These learning styles aren't specific to the athletes' training experience, demeanor, intelligence, injury history, or previous coaching experiences.  I've had professional athletes and very inexperienced athletes from various walks of life in each categorization.  People are just wired the way they're wired, and you're better off working with that, as opposed to changing it.

Every good fitness professional gets to this realization eventually on the coaching front, but I'm constantly amazed at how individuals never stop to consider how it might apply to their own learning.  In other words, just like you can make faster fitness progress when you have the right cues, you can also acquire a lot more knowledge as a coach when you appreciate your own unique learning style.  Let me explain.

I'm an auditory and visual learner.  I can watch a DVD, read a book, or listen to a presenter and retain information very well.  I find hands-on sessions at seminars to be far less productive than lectures.  I don't get excited about going to seminars that are just full days of exercise; I'd rather just read the handouts or watch a DVD of the event at 8x fast-forward (yes, I often watch DVDs in fast forward).  This makes me dramatically different than most fitness professionals, though.  In my experience, far more than half of attendees at seminars thrive in the hands-on components, and struggle to learn and apply knowledge from reading book chapters.

What does this mean for you?  Very simply, you need to figure out what your learning style is and then plan your continuing education accordingly. 

If you do well with hands-on learning, attending a workshop with 1,500 attendees probably isn't going to be a great learning experience for you. A 600-page book would probably bore you to death. You'd be better off seeking out a more intimate learning experience like a mentorship - or even just hiring a personal trainer you respect to coach you through something you'd like to learn.

If you're more like me and do well with just reading or listening, a lecture-based experience might work great, even with a larger crowd.  And, books might be a much more affordable option for continuing education, as you can get a ton of information without travel expenses.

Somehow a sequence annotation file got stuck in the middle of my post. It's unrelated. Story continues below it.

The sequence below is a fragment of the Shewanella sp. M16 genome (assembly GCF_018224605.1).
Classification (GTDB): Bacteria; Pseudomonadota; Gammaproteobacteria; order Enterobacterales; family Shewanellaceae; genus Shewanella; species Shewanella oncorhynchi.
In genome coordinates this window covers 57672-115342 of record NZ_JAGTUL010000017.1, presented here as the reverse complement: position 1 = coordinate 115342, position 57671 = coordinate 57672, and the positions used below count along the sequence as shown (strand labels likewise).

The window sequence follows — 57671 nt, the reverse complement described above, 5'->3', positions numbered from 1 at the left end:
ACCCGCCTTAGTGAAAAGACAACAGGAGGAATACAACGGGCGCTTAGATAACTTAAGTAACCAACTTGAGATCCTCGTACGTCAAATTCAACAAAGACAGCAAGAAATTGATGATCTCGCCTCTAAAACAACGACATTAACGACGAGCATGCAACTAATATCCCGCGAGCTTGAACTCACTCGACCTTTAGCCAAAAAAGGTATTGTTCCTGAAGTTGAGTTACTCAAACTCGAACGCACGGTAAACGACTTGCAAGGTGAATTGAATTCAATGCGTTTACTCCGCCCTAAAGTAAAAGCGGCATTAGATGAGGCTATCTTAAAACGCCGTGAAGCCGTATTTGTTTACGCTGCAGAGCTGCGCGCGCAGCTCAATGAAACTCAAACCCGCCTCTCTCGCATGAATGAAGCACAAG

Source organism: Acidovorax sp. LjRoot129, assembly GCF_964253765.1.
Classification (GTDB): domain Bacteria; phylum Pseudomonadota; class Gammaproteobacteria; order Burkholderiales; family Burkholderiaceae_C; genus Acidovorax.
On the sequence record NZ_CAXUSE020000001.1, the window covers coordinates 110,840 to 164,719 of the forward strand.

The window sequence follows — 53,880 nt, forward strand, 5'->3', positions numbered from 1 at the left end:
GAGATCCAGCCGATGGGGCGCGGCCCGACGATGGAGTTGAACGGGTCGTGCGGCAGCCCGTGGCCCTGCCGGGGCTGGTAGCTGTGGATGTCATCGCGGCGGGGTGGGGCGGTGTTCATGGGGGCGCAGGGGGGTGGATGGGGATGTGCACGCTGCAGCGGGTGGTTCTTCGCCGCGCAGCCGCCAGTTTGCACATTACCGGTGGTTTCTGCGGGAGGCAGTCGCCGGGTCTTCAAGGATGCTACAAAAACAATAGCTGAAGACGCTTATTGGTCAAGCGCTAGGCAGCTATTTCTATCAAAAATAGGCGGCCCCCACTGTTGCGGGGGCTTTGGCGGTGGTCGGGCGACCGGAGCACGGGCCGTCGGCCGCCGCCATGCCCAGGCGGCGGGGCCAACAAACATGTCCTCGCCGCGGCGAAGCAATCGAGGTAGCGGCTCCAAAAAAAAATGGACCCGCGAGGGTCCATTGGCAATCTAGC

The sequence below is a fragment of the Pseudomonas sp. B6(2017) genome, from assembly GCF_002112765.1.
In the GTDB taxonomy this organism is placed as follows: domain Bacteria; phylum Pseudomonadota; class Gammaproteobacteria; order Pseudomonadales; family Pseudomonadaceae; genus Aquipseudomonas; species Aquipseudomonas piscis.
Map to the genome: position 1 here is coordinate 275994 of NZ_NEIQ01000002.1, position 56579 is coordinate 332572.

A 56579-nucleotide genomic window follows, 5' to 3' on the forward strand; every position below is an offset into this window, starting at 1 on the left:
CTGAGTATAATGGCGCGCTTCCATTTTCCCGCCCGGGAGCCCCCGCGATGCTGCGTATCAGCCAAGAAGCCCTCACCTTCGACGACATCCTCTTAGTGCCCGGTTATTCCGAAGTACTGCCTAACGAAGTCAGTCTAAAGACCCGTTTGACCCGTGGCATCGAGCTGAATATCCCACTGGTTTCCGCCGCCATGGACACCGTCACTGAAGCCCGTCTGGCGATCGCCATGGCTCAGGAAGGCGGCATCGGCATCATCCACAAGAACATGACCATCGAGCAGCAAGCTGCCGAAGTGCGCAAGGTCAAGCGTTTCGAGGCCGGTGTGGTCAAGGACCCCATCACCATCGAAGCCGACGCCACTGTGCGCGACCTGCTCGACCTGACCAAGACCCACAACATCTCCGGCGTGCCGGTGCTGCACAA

If you're an observational learner, make sure that you get to seminars (like the Perform Better tour) that have practical components to complement the lectures.  Pick up DVDs and order webinars in lieu of buying books.  And, make trips to visit other gyms to learn; we have trainers come to visit us at Cressey Sports Performance all the time, for example.

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The great thing about technology in today's society is that it's made the same great information available via multiple mediums.  If you want to learn Shirley Sahrmann's methods, for instance, you can read her books, watch her DVDs, go take a course with her, or study in a fellowship until a therapist who has trained under her.  And, you can even pursue all of these avenues with someone who has previously learned from her, but figured out how to relate information in a manner that might be more user-friendly for you. 

The sky is the limit; you just need to figure out what works best for you.

This is one reason why I'm so proud of the resource we've put together with Elite Training Mentorship.  It combines in-service lectures, articles, exercise demonstrations, sample programs, and case studies all in one place; there is something for everyone.  If you haven't checked it out already, I'd encourage you to do so.

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Quick and Easy Ways to Feel and Move Better: Installment 37

Courtesy of Greg Robins, here are this week's tips to improve your nutrition and strength and conditioning programs.

1. Try these two cues to keep your butt down with your bench press technique.

2. Remember to have fun!

If you are reading this post, then you probably fall into this category: You take the time to educate yourself on training and nutrition – so much so that you might tend to find yourself over analyzing and reasoning everything you do. That’s all well and good, but think back to the days when you just started training. Maybe some of you had to fight against your will to workout, but most of you probably did it because you – I don’t know – actually liked it?!

If I scrutinized everything I did in my training, I’d come to the conclusion that about 20% of the stuff I do isn’t that “intelligent” at all. Then why would I do it? After all, aren’t I supposed to know better than most? The truth is that too many people know too much for their own good. They overanalyze and dissect every little thing they do in the gym.